To be a repair, you must not have replaced the entire fence. It is not clear from your message if that is the case, but in my experience you don't get a lot of fence for £800 so I would assume not.

Also to be a repair, you must not have improved the asset. I would argue in this case that although the new fence has been built more soundly than the old one there has been no improvement in its function or utility, only its durability, but HMRC could well argue against that.

Finally, assuming you believe that the expenditure passes those two tests, only part of the expenditure is allowable, because the house is your home as well as an asset used in the business. The normal method of apportionment of household expenses is based on the number of rooms used exclusively for the business as a proportion of the total number of habitable rooms (living and sleeping rooms not including kitchens, bathrooms, utility rooms etc.).

So if you have three bedrooms, a dining room and living room and use the dining room exclusively for childminding, in general you can claim 20% of your household expenses, so in this case £160.

You could try an argument that the garden is not an anciliary part of the home but performs a special function for the business as a play area and so the normal habitable room apportionment is inappropriate. The fence does fulfil the normal function of marking the boundary of your home, so you can't argue the cost is wholly attributable to the business, but it also fulfils a different function of helping to protect the safety and security of the children. On this basis a 50:50 apportionment seems reasonable, although HMRC may take a different view on an inspection.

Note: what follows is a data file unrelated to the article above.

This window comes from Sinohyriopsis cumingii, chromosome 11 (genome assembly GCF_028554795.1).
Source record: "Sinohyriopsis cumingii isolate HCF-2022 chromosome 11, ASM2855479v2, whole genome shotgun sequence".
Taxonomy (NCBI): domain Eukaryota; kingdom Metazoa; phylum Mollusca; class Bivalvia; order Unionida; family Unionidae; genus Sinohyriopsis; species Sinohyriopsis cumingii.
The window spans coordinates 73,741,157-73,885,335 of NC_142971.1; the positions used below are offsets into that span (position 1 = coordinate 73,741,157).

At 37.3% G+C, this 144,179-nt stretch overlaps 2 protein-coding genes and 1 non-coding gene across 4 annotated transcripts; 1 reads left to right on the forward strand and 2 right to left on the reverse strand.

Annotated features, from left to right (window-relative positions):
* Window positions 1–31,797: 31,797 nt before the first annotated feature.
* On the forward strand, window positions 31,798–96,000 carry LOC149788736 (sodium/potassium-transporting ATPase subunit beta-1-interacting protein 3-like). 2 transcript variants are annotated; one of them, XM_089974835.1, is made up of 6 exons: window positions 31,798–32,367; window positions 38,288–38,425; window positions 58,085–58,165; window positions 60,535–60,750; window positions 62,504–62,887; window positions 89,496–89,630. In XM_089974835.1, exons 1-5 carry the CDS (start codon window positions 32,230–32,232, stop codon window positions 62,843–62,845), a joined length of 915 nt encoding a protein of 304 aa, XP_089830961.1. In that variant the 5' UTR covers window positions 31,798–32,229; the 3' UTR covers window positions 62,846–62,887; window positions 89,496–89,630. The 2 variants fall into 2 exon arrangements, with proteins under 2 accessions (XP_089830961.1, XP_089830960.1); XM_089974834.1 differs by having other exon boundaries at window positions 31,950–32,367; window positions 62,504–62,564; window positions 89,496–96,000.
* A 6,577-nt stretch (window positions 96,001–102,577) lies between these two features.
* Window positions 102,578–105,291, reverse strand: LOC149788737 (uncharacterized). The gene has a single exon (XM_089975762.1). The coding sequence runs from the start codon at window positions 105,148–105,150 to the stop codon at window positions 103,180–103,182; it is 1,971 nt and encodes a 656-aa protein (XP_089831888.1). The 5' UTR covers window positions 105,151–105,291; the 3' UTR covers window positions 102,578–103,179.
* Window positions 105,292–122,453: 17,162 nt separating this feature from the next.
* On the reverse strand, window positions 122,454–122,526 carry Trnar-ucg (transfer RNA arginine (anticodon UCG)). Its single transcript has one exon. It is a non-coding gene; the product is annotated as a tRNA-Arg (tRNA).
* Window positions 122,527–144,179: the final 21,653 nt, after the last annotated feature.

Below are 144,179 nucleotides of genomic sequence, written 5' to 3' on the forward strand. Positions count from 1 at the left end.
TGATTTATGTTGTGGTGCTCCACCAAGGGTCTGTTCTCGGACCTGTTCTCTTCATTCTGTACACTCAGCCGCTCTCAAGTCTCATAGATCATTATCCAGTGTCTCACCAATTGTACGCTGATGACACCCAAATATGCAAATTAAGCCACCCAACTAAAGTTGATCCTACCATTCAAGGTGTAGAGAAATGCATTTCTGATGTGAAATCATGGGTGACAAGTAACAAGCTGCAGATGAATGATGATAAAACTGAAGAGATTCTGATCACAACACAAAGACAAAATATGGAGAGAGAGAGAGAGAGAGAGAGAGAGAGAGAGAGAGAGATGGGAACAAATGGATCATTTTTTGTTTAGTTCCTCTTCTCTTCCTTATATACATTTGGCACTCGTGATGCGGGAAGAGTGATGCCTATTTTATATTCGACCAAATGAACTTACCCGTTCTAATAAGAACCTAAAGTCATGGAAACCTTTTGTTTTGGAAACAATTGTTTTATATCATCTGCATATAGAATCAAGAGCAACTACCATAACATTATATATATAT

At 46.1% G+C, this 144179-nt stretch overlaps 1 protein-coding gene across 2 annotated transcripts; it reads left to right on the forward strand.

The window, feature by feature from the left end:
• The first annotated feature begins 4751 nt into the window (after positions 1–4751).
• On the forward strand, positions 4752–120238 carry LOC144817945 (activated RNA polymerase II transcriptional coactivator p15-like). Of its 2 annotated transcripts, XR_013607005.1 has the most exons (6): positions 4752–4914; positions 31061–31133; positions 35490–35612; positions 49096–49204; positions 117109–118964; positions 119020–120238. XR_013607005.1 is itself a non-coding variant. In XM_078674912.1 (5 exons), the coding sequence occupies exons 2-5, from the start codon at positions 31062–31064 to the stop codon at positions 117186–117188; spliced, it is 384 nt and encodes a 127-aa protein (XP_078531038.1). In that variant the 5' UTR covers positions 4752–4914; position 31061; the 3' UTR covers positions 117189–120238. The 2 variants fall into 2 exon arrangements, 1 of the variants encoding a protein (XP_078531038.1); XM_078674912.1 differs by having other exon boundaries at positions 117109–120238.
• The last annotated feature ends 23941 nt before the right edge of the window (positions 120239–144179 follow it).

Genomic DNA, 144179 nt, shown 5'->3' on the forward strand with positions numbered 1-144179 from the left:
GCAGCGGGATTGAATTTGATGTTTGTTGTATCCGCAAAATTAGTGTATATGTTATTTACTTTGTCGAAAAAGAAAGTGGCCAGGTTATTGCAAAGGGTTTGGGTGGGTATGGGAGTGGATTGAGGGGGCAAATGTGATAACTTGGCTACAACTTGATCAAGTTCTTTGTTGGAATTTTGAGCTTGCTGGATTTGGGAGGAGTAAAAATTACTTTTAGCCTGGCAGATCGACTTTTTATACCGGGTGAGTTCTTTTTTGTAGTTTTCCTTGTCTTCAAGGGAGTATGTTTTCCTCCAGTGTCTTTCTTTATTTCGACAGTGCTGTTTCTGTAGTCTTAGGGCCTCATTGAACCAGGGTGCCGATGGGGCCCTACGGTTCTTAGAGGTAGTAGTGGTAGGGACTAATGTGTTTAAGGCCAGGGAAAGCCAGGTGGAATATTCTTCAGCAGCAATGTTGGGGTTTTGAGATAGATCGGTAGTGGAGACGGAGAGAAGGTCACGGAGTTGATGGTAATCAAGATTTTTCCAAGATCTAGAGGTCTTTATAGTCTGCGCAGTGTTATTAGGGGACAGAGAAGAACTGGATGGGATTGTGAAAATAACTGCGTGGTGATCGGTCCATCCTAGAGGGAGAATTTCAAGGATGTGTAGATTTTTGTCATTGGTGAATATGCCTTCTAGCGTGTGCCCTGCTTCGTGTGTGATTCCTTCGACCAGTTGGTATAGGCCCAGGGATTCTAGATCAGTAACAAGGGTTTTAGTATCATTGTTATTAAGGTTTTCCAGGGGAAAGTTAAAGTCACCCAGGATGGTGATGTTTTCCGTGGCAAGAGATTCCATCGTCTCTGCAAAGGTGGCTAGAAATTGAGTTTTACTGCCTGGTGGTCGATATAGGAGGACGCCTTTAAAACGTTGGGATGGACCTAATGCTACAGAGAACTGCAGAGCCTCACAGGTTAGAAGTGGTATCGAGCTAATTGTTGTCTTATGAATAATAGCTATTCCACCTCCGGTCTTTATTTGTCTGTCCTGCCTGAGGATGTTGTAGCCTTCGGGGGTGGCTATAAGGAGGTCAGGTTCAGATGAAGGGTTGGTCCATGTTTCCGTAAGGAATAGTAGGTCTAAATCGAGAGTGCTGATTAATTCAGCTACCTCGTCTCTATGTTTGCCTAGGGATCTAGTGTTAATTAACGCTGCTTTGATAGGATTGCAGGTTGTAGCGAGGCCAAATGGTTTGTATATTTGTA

There is not usually a black-and-white answer where tax is involved I am afraid!

fizzfagins Wed 01-Dec-10 09:25:47

Thanks for your reply Mranchovy (after the others recommendations I'm glad you saw this post for feedback). Just to clarify, the previous fence was 6ft high and the same length (just down the left had side of the garden, from my house wall down to the 'opposite' neighbour's house IYSWIM, in essense we're talking 4 of 6ftx6ft lap panels and 5 x concrete posts). The other two lengths of fencing, (opposite and right hand side) are still structurally sound being fixed to brick walls on both sides and are other neighbours responsibility. The old wooden fence posts had rotted and were a potential safety & security hazard which is why I've listed it on risk-assessment & replaced with the more durable concrete posts. I hope this helps to clarify the query.

TIA

mranchovy Thu 02-Dec-10 17:03:00

I don't think that there is any more I can say that is going to help you I am afraid.

I should also say that what I have posted on this thread is for information only and does not constitute professional advice (forgot this was on the Childminders topic, other topics I post in have a similar disclaimer at the top of the page).

BoysAreLikeDogs Thu 02-Dec-10 17:10:45

thanks, MrA

your advice always appreciated

mranchovy Sat 04-Dec-10 11:54:29

I have thought about this again - I completely forgot that the business here is childminding.

There is a special concession for childminders who can deduct 10% of their income as an allowance for repairs and renewals. This usually works out better (and is certainly a lot simpler) than claiming a proportion of individual qualifying repairs and capital allowances; you can't of course claim both.

mranchovy Sat 04-Dec-10 17:15:25

Oh crap, I didn't mean to post that - the repairs and renewals allowance is to cover furnishing and equipment inside your home (carpet, sofa etc..) not fencing. So that point is irrelevant here blush

I'm having a bad day...